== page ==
Jesus is ministering east of the Jordan, probably in Perea, when he is approached by the rich young ruler. Three Gospel accounts, Matthew, Mark and Luke include this story. Mark gives us a more detail about how the meeting took place: this young man came running up to Jesus and kneeled down before. He was obviously ardent, sincere and concerned. All three gospels (Matthew, Mark, and Luke) tell us this man was rich. Matthew tells us he was young (), and Luke tells us he was a ruler. Here is a young man who has experienced great success in every area of his life, seemingly. He had riches, respect, position, plus he was religious and moral. Given all this, we might anticipate a great outcome from his meeting with Jesus. But there was something bothering this young man. He lacked assurance of eternal life. He wasn’t sure he would enter God’s kingdom. He had heard, obviously, about great teacher Jesus, and he concluded, correctly, that Jesus was an authoritative expert he needed to talk to if he was going to resolve his insecurities about his eternal destiny. So he finds the Lord and asks the vital question in verse 16: “Teacher, what good thing shall I do that I may obtain eternal life?” A couple things to notice about that question. He regarded Jesus as a teacher, apparently *only* a teacher. Why is that a problem? Well, if you deeply want eternal life, but you don’t *understand* or *believe* who Jesus actually is, the only begotten Son of God, the God-man, then you are probably not going to be convinced that what Jesus we must believe and do to gain eternal life becomes negotiable.
The other thing is that he is expecting an answer that the things he has done —works— will someone earn him eternal life … “What good thing shall I do?” In other words, he expected the key to assurance of heaven was some good work. Which is another problem, from the perspective of the Bible.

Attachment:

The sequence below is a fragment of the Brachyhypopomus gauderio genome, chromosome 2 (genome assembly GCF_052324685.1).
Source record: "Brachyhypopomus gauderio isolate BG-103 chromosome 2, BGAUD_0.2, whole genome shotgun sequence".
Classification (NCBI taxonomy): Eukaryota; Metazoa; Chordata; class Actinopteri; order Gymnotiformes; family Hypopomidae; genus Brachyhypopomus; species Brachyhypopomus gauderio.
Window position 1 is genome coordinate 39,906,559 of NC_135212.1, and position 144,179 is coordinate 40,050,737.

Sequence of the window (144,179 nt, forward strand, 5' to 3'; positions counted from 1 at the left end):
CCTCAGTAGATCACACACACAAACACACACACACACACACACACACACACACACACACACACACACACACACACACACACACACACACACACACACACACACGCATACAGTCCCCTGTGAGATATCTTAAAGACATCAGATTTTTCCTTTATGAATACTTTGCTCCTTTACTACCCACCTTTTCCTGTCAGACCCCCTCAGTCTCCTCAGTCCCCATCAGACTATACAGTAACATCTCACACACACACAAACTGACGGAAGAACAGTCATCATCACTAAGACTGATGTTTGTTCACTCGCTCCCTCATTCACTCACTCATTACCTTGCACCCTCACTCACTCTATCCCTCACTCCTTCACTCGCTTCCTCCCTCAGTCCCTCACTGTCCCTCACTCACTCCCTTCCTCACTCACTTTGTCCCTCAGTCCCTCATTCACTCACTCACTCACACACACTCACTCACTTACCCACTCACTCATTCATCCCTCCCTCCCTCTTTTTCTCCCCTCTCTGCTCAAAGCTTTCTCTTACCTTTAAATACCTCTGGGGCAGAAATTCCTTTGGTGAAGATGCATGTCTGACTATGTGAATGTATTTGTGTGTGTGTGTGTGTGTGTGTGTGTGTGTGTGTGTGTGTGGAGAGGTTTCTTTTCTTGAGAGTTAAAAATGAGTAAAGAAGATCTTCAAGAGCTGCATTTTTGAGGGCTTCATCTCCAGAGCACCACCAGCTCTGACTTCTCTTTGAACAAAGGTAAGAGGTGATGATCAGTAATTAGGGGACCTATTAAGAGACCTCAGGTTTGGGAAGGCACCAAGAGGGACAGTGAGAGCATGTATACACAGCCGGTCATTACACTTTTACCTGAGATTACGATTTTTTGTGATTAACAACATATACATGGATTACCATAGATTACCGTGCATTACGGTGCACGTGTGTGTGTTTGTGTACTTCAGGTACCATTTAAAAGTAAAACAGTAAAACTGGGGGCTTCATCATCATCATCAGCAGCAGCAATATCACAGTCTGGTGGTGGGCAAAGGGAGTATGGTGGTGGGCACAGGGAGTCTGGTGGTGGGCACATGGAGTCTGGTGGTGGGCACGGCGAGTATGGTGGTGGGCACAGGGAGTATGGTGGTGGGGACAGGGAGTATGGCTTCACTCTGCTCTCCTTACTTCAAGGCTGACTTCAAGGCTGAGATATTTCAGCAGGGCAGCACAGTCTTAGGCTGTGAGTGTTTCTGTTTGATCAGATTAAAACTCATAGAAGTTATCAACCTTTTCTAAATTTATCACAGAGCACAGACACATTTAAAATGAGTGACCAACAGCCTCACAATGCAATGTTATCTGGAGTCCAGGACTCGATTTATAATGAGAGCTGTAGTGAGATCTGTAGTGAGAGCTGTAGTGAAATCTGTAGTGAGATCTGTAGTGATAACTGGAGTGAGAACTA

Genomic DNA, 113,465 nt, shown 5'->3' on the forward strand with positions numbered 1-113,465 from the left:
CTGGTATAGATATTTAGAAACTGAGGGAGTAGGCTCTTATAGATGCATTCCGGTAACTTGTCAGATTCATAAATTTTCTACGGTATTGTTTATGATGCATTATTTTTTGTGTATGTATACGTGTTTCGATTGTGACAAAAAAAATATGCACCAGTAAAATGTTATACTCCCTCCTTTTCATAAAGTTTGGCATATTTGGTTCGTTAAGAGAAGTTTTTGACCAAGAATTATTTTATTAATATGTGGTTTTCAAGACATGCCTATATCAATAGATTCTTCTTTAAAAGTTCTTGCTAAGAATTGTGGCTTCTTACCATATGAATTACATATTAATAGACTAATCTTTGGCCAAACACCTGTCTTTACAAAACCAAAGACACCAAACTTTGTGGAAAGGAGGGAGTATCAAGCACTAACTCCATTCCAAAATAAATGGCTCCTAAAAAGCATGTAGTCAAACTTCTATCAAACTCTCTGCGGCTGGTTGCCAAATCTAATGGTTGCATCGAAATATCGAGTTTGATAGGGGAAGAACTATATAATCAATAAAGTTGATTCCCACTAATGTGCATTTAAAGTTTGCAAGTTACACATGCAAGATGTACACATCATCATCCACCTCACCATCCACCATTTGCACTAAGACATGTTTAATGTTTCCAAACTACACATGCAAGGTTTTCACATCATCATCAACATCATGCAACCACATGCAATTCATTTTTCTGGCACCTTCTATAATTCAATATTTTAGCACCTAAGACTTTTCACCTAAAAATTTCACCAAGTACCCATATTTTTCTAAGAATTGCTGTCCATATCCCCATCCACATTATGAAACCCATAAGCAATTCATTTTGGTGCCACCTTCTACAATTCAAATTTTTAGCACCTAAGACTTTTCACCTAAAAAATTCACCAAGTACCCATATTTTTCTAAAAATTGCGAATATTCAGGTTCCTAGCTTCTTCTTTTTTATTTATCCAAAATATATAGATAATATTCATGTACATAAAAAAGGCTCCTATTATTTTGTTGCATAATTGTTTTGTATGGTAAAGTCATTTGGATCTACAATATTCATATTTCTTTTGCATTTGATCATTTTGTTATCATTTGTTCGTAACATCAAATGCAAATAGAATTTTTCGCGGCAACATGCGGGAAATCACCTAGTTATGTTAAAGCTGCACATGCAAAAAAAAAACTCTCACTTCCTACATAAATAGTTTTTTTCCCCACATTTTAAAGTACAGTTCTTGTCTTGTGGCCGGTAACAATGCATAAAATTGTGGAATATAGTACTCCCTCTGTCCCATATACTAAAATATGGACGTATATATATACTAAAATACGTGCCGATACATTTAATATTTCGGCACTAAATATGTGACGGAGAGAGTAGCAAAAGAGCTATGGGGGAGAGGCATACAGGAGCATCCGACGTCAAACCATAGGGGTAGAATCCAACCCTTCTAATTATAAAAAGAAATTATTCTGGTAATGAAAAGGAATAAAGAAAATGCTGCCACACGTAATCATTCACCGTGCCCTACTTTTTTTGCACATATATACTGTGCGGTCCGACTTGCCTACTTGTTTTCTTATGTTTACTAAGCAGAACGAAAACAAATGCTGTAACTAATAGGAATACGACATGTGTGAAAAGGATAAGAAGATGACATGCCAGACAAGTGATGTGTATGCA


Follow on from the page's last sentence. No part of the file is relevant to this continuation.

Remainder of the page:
Jesus answers in a very unexpected way, in verse 17, by answering with a question. When Jesus poses this question, as rabbis often did, he was teaching, stimulating thought toward a particular conclusion. Matthew records Jesus saying, “Why are you asking Me about what is good? There is only One who is good, but if you wish to enter into life, keep the commandments.”
Let’s focus on first part of Jesus’ answer. Why did He ask that question? I think because He wants the young man to come to an understanding of exactly who he’s talking to. Jesus says, “Only one is good.” and there is no doubt who He was referring to. Only God is good. So if this young man were asking him about what is good, he needed to realize He was talking to the only one who was, and is good, God Himself in the Flesh, Jesus Christ.
We gain our first point about how to present the Good News, and it’s not anything new. Let people know Jesus is both Lord and God. He’s not merely a good teacher, not merely a prophet. He is God. If someone you share this with does realise this, they’ve either got the wrong God, or they have no God at all, and as a result they simply have no assurance of salvation.